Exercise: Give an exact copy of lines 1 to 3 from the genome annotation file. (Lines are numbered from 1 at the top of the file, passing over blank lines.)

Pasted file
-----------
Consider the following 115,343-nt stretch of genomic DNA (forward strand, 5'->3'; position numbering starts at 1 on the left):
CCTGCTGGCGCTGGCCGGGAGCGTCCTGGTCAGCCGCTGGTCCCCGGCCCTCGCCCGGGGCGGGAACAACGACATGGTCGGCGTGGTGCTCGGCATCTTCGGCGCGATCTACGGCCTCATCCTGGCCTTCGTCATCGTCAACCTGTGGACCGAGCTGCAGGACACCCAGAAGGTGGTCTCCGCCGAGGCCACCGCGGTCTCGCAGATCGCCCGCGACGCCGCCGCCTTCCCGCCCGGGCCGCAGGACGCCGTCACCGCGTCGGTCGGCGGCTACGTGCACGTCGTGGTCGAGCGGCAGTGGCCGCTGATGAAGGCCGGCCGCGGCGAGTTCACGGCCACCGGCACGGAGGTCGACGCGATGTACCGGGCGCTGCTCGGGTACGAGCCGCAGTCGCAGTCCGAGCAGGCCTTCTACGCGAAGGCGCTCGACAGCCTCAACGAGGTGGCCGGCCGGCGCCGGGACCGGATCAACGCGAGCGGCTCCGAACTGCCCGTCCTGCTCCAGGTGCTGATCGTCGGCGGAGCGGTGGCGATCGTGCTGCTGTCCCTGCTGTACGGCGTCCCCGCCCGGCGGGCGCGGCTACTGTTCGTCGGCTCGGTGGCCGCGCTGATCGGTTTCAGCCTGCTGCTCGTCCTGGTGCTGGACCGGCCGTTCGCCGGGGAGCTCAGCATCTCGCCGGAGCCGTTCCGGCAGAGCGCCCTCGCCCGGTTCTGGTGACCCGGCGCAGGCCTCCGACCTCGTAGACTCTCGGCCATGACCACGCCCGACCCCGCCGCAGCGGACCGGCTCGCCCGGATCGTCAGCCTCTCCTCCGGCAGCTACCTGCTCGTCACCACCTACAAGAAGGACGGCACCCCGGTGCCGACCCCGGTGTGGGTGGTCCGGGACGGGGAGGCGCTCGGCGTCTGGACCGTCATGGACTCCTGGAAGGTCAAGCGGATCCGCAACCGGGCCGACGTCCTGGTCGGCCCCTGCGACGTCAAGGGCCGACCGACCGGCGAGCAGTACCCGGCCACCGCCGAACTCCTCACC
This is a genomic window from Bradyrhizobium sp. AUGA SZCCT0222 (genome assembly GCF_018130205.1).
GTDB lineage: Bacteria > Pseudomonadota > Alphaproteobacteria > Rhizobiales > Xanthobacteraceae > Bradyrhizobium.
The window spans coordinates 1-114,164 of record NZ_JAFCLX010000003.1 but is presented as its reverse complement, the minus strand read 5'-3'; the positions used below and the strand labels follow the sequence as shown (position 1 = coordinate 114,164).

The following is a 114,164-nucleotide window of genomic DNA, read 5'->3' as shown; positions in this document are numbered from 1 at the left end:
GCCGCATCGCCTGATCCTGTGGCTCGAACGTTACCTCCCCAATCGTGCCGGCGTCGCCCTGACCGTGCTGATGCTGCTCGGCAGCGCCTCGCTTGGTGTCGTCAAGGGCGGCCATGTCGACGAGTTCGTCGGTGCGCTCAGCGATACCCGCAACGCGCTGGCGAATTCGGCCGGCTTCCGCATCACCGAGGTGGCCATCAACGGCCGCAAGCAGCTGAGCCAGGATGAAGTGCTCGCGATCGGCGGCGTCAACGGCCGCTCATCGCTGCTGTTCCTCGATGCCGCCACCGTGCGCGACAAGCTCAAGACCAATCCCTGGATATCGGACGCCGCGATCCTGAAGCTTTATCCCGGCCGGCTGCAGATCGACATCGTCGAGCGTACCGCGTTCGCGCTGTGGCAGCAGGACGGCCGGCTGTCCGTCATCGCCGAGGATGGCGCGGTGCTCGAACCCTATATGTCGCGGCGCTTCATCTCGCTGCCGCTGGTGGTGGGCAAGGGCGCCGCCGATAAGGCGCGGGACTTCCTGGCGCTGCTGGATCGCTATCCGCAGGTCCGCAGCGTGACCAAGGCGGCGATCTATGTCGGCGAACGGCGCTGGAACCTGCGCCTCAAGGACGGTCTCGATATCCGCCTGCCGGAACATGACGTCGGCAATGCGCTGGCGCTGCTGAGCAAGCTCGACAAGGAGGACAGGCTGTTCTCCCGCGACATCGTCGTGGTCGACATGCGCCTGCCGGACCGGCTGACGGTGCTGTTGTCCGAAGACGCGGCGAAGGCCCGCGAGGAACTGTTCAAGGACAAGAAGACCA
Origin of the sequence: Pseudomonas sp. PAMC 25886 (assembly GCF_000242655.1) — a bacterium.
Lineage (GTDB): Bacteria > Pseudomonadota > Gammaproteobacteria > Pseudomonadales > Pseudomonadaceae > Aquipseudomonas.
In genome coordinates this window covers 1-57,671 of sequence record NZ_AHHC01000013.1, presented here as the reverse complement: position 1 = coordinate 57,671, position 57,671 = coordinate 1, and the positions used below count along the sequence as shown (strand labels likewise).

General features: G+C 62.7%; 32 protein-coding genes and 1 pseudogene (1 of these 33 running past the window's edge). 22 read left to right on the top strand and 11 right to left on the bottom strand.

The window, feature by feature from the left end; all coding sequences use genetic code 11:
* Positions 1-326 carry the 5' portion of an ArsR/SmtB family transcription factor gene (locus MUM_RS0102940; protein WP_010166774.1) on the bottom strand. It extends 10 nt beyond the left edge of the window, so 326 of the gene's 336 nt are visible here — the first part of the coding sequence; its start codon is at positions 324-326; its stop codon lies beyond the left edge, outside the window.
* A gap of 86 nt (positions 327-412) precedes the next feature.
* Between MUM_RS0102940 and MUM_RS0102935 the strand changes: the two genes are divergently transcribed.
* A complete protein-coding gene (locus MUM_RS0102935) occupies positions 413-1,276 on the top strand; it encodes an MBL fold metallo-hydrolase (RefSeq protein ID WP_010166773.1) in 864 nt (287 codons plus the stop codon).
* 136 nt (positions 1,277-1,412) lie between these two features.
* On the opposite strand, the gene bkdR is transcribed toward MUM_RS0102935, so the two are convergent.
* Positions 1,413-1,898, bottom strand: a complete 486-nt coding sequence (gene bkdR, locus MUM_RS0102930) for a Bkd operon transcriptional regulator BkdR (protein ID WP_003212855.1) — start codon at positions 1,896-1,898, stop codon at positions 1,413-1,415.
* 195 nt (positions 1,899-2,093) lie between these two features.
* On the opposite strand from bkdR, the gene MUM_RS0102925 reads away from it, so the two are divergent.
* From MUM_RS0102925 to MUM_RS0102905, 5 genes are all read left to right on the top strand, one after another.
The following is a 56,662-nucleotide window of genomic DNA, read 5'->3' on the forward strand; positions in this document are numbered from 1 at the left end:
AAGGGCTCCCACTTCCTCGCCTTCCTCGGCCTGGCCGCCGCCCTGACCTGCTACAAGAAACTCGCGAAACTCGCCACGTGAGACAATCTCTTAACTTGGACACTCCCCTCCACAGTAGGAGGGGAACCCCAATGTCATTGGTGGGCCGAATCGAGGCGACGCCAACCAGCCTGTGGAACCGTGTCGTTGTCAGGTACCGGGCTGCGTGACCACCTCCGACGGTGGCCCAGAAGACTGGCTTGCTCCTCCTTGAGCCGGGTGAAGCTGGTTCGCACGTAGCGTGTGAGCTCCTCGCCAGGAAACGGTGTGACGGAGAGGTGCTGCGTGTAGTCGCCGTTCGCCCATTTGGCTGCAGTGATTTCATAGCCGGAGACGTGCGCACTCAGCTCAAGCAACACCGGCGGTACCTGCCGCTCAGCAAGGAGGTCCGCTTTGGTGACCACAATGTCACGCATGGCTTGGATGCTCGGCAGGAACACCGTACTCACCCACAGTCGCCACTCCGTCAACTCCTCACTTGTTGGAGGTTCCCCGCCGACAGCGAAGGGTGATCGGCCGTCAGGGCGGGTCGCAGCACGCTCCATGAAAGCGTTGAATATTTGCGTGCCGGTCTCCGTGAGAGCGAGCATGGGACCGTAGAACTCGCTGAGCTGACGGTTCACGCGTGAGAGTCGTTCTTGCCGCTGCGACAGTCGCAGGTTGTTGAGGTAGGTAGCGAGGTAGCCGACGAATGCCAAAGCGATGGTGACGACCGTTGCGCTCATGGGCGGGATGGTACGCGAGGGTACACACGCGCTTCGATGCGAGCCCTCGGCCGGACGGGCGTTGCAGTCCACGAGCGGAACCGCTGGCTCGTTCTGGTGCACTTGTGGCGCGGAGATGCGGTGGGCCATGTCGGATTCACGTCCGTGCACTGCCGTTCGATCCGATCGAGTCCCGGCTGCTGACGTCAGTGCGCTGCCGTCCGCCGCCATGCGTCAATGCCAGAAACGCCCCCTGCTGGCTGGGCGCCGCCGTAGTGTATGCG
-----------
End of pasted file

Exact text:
Consider the following 115,343-nt stretch of genomic DNA (forward strand, 5'->3'; position numbering starts at 1 on the left):
CCTGCTGGCGCTGGCCGGGAGCGTCCTGGTCAGCCGCTGGTCCCCGGCCCTCGCCCGGGGCGGGAACAACGACATGGTCGGCGTGGTGCTCGGCATCTTCGGCGCGATCTACGGCCTCATCCTGGCCTTCGTCATCGTCAACCTGTGGACCGAGCTGCAGGACACCCAGAAGGTGGTCTCCGCCGAGGCCACCGCGGTCTCGCAGATCGCCCGCGACGCCGCCGCCTTCCCGCCCGGGCCGCAGGACGCCGTCACCGCGTCGGTCGGCGGCTACGTGCACGTCGTGGTCGAGCGGCAGTGGCCGCTGATGAAGGCCGGCCGCGGCGAGTTCACGGCCACCGGCACGGAGGTCGACGCGATGTACCGGGCGCTGCTCGGGTACGAGCCGCAGTCGCAGTCCGAGCAGGCCTTCTACGCGAAGGCGCTCGACAGCCTCAACGAGGTGGCCGGCCGGCGCCGGGACCGGATCAACGCGAGCGGCTCCGAACTGCCCGTCCTGCTCCAGGTGCTGATCGTCGGCGGAGCGGTGGCGATCGTGCTGCTGTCCCTGCTGTACGGCGTCCCCGCCCGGCGGGCGCGGCTACTGTTCGTCGGCTCGGTGGCCGCGCTGATCGGTTTCAGCCTGCTGCTCGTCCTGGTGCTGGACCGGCCGTTCGCCGGGGAGCTCAGCATCTCGCCGGAGCCGTTCCGGCAGAGCGCCCTCGCCCGGTTCTGGTGACCCGGCGCAGGCCTCCGACCTCGTAGACTCTCGGCCATGACCACGCCCGACCCCGCCGCAGCGGACCGGCTCGCCCGGATCGTCAGCCTCTCCTCCGGCAGCTACCTGCTCGTCACCACCTACAAGAAGGACGGCACCCCGGTGCCGACCCCGGTGTGGGTGGTCCGGGACGGGGAGGCGCTCGGCGTCTGGACCGTCATGGACTCCTGGAAGGTCAAGCGGATCCGCAACCGGGCCGACGTCCTGGTCGGCCCCTGCGACGTCAAGGGCCGACCGACCGGCGAGCAGTACCCGGCCACCGCCGAACTCCTCACC
This is a genomic window from Bradyrhizobium sp. AUGA SZCCT0222 (genome assembly GCF_018130205.1).